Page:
If you order a drink in an Athens cafe, you can sit for hours – and most of them have wifi now as well.
Finding your favorite local cafe is mostly a matter of wandering and exploring because there’s so many of them in the city, but here are my top coworking cafes in Athens.
- Kick in Kypseli has excellent coffee, decent WiFi, and a very cute and friendly vibe.
- Taf in Omonia has incredible espresso and a quiet upstairs section.
- Dope Roasting Co in Psiri has good coffee, snacks and sandwiches, and comfortable tables upstairs for working.
- Miss Tartu in Exarchia has great and healthy food, friendly staff, and pretty good wifi.
Coworking spaces in Athens
There are quite a few open in Athens now, but my favorites are Stone Soup and The Cube near Omonia. Both have a friendly homey feel but with fast internet (so rare!) and plenty of events to meet the digital nomad community and make friends.
Best neighborhoods to stay in Athens
Athens is a huge city, so finding the perfect neighborhood for you might take some searching. Here are my recommendations for the most popular digital nomad hubs.
- Psiri is very central and very hip, and fun if you want to be in the center of everything.
- Kolonaki is the most upscale area of the center of Athens, and it’s lovely and very central.
- Exarchia is a little rough but full of youthful excitement and tons of artists and lively cafes, and also quite central though there’s no subway stop here yet.
- Kypseli is packed with activity, markets, delightful cafes, and poets and actors and young families. It’s also lacking a subway stop (one is coming!) but it does have plenty of buses.
- Glyfada is for the upscale expats and feels like a Greek LA – it’s by the sea and a bit far from the center, but lovely if you prefer a quieter place.
- Kifissia is another suburb, but in the north. It’s quieter and green and a short subway ride from the center.
Finding digital nomad housing in Athens
I used to go through Airbnb to find great apartments in residential neighborhoods and get a feel for local life. (Read more about my strategy for finding housing, healthcare, and more essentials of digital nomad life.)
However, in the three years since I began living as a digital nomad, Airbnb’s prices have increased a lot while their customer service has definitely declined. Now I use Booking.com to search for short-term apartments instead.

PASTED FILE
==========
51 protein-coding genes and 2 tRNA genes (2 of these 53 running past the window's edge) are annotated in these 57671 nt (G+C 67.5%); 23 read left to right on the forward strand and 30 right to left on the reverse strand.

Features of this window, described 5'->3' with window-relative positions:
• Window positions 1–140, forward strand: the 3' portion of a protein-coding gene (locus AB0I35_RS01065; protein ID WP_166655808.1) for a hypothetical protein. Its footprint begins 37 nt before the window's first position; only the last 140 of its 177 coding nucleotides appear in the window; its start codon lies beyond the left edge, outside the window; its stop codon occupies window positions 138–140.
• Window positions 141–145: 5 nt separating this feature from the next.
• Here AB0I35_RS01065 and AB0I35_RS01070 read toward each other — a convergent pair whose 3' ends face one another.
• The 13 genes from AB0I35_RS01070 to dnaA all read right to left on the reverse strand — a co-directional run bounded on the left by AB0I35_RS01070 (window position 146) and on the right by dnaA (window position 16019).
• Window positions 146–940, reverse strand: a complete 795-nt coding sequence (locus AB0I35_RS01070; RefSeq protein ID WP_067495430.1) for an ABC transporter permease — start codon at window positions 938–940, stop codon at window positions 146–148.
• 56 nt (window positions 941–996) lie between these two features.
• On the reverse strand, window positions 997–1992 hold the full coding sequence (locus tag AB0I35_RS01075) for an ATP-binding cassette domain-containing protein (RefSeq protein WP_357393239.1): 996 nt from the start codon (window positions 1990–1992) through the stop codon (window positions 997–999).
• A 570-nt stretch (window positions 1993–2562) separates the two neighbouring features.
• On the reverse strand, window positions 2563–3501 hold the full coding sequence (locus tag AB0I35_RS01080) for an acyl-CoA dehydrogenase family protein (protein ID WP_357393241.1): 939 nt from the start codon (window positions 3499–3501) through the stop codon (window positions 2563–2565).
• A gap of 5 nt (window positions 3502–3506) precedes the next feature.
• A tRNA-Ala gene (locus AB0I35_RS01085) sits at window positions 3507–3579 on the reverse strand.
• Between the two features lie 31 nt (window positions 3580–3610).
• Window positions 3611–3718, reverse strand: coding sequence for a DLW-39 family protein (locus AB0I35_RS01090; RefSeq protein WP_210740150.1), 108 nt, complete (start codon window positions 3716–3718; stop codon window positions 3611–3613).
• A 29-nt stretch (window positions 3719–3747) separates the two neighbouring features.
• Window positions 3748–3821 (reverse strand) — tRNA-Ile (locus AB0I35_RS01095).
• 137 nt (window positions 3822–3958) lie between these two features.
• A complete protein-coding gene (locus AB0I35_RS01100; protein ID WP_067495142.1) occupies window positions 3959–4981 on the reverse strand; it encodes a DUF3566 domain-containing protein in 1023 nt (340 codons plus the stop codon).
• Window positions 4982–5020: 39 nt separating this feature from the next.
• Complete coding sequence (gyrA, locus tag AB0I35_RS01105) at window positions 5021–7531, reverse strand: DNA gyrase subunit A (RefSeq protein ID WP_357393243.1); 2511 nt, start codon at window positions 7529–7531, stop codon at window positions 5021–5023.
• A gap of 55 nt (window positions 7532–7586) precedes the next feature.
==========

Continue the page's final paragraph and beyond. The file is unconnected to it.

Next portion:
If you plan on staying for 3+ months, you can get much better deals by joining local Facebook groups (I like this one) and asking around for options. Just be sure to do your due diligence and be careful who you rent from, like you would anywhere else.
For a more upscale experience with excellent customer service and beautiful apartments in the best Athens neighborhoods, you can use Blueground – they end up costing the same as Airbnbs for long stays, but are much nicer.
Don’t Miss: The 5 Best Books About Greece
Why as a digital nomad Athens is great
The biggest reasons I love living in Athens as a digital nomad don’t have anything to do with traffic or groceries or housing, however.
It’s the friendliness and hospitality of Greeks – they love to welcome you to their (extremely beautiful) country with warmth and genuine care.
And it’s the way I’m constantly surrounded by beauty here – the sight of the Acropolis you can catch from all over the city, the ruins from multiple civilizations everywhere you turn, the city cradled by the mountains and the sea in all directions.
For a digital nomad Athens can be paradise. It’s not for everyone, but if you love big cities with a low cost of living, ancient history all around, and a super-friendly local vibe, you should give it a try!
More posts about Greece:
- How to spend 3 days in Athens like a local
- My complete guide to planning a trip to Greece
- 10 things you need to know before going to Greece
More digital nomad lifestyle resources:
- How I find housing, pay taxes, manage money, and more as a digital nomad
- My 7 digital nomad packing essentials I take everywhere
My other favorite digital nomad cities in Europe:
This post was updated on March 27, 2022.